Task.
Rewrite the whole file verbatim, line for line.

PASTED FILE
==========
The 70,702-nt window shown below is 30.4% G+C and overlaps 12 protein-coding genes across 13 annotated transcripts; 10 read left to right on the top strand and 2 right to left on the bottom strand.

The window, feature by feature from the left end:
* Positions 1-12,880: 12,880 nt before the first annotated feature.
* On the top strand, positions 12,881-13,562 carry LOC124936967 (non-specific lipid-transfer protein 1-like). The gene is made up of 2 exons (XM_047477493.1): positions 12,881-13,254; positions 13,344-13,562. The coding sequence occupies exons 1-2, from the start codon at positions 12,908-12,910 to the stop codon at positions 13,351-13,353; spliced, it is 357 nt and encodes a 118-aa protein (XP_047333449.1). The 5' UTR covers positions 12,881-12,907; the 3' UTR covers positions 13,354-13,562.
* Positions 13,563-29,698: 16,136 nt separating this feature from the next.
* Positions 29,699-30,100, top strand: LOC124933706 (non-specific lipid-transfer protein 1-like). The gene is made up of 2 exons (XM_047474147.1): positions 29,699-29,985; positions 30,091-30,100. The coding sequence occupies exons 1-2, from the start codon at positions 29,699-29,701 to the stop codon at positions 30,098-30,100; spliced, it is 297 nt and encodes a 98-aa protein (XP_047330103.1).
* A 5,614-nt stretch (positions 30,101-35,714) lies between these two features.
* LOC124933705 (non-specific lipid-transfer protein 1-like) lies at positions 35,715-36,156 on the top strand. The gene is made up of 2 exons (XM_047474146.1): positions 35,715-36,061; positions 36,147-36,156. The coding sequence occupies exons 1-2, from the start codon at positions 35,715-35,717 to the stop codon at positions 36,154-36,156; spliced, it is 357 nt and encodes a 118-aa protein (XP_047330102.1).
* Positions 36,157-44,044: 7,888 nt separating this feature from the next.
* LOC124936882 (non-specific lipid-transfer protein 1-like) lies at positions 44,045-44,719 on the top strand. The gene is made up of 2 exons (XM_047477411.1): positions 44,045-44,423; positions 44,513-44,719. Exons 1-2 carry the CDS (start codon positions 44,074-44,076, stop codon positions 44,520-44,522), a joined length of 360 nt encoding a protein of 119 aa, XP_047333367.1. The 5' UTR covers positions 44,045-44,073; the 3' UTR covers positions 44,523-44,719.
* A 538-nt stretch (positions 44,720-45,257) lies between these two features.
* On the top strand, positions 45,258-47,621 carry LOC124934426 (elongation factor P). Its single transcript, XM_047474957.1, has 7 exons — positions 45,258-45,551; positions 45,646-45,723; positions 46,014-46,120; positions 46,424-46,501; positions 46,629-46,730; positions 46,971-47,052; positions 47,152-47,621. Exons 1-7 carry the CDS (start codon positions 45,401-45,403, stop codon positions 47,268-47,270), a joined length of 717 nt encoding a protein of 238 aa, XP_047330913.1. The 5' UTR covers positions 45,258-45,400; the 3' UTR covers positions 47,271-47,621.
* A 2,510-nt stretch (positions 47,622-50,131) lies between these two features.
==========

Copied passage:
The 70,702-nt window shown below is 30.4% G+C and overlaps 12 protein-coding genes across 13 annotated transcripts; 10 read left to right on the top strand and 2 right to left on the bottom strand.

The window, feature by feature from the left end:
* Positions 1-12,880: 12,880 nt before the first annotated feature.
* On the top strand, positions 12,881-13,562 carry LOC124936967 (non-specific lipid-transfer protein 1-like). The gene is made up of 2 exons (XM_047477493.1): positions 12,881-13,254; positions 13,344-13,562. The coding sequence occupies exons 1-2, from the start codon at positions 12,908-12,910 to the stop codon at positions 13,351-13,353; spliced, it is 357 nt and encodes a 118-aa protein (XP_047333449.1). The 5' UTR covers positions 12,881-12,907; the 3' UTR covers positions 13,354-13,562.
* Positions 13,563-29,698: 16,136 nt separating this feature from the next.
* Positions 29,699-30,100, top strand: LOC124933706 (non-specific lipid-transfer protein 1-like). The gene is made up of 2 exons (XM_047474147.1): positions 29,699-29,985; positions 30,091-30,100. The coding sequence occupies exons 1-2, from the start codon at positions 29,699-29,701 to the stop codon at positions 30,098-30,100; spliced, it is 297 nt and encodes a 98-aa protein (XP_047330103.1).
* A 5,614-nt stretch (positions 30,101-35,714) lies between these two features.
* LOC124933705 (non-specific lipid-transfer protein 1-like) lies at positions 35,715-36,156 on the top strand. The gene is made up of 2 exons (XM_047474146.1): positions 35,715-36,061; positions 36,147-36,156. The coding sequence occupies exons 1-2, from the start codon at positions 35,715-35,717 to the stop codon at positions 36,154-36,156; spliced, it is 357 nt and encodes a 118-aa protein (XP_047330102.1).
* Positions 36,157-44,044: 7,888 nt separating this feature from the next.
* LOC124936882 (non-specific lipid-transfer protein 1-like) lies at positions 44,045-44,719 on the top strand. The gene is made up of 2 exons (XM_047477411.1): positions 44,045-44,423; positions 44,513-44,719. Exons 1-2 carry the CDS (start codon positions 44,074-44,076, stop codon positions 44,520-44,522), a joined length of 360 nt encoding a protein of 119 aa, XP_047333367.1. The 5' UTR covers positions 44,045-44,073; the 3' UTR covers positions 44,523-44,719.
* A 538-nt stretch (positions 44,720-45,257) lies between these two features.
* On the top strand, positions 45,258-47,621 carry LOC124934426 (elongation factor P). Its single transcript, XM_047474957.1, has 7 exons — positions 45,258-45,551; positions 45,646-45,723; positions 46,014-46,120; positions 46,424-46,501; positions 46,629-46,730; positions 46,971-47,052; positions 47,152-47,621. Exons 1-7 carry the CDS (start codon positions 45,401-45,403, stop codon positions 47,268-47,270), a joined length of 717 nt encoding a protein of 238 aa, XP_047330913.1. The 5' UTR covers positions 45,258-45,400; the 3' UTR covers positions 47,271-47,621.
* A 2,510-nt stretch (positions 47,622-50,131) lies between these two features.